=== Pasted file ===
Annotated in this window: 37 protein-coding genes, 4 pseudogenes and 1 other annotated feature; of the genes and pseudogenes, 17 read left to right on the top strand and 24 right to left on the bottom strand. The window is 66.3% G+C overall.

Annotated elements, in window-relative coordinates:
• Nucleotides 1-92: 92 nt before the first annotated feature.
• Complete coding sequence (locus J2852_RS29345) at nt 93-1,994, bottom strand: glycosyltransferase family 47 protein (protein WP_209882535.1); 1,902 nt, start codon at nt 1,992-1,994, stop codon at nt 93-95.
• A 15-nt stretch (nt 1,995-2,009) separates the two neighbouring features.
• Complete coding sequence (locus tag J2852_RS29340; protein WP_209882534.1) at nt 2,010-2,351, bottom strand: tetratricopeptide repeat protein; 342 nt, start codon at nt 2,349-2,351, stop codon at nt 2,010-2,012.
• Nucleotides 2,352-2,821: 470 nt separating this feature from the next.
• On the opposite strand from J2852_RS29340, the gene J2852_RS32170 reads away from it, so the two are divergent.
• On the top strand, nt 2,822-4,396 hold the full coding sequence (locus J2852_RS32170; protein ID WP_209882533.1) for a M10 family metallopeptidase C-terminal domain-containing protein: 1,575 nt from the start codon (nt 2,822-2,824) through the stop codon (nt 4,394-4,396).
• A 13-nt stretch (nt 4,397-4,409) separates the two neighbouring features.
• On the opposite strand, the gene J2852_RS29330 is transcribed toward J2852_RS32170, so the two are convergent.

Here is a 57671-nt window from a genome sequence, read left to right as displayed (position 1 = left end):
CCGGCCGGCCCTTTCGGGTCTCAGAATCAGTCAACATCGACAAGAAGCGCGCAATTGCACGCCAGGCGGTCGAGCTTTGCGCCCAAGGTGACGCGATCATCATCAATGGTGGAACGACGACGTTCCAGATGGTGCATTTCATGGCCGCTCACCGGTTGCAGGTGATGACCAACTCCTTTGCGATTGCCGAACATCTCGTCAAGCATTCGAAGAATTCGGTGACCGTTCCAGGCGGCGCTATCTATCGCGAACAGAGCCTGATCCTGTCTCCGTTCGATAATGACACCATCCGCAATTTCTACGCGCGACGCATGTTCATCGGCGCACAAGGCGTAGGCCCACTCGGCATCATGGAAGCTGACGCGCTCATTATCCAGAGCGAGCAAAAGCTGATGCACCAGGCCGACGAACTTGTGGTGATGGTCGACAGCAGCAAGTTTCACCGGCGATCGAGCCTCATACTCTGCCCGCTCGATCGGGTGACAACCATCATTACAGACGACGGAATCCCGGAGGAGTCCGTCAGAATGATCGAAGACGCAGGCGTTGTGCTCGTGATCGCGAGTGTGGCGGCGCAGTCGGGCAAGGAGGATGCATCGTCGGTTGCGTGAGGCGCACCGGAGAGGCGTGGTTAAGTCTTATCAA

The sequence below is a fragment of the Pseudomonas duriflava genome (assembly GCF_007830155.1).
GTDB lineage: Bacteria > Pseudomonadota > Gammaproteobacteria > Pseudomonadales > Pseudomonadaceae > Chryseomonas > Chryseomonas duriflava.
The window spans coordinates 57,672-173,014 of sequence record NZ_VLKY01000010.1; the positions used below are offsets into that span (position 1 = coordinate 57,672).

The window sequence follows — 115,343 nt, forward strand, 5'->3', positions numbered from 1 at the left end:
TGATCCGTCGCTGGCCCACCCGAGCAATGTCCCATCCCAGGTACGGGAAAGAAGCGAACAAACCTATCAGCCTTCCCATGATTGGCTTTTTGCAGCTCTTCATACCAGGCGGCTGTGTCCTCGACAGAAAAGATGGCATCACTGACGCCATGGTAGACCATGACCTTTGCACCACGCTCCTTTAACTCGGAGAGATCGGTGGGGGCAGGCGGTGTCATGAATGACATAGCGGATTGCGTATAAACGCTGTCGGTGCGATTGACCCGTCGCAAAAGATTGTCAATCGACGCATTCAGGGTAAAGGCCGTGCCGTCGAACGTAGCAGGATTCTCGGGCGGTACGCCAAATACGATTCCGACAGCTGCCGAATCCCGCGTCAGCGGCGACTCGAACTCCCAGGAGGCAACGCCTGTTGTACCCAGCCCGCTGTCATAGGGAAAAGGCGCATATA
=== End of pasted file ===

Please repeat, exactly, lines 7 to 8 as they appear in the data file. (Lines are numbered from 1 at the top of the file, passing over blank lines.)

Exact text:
• Nucleotides 2,352-2,821: 470 nt separating this feature from the next.
• On the opposite strand from J2852_RS29340, the gene J2852_RS32170 reads away from it, so the two are divergent.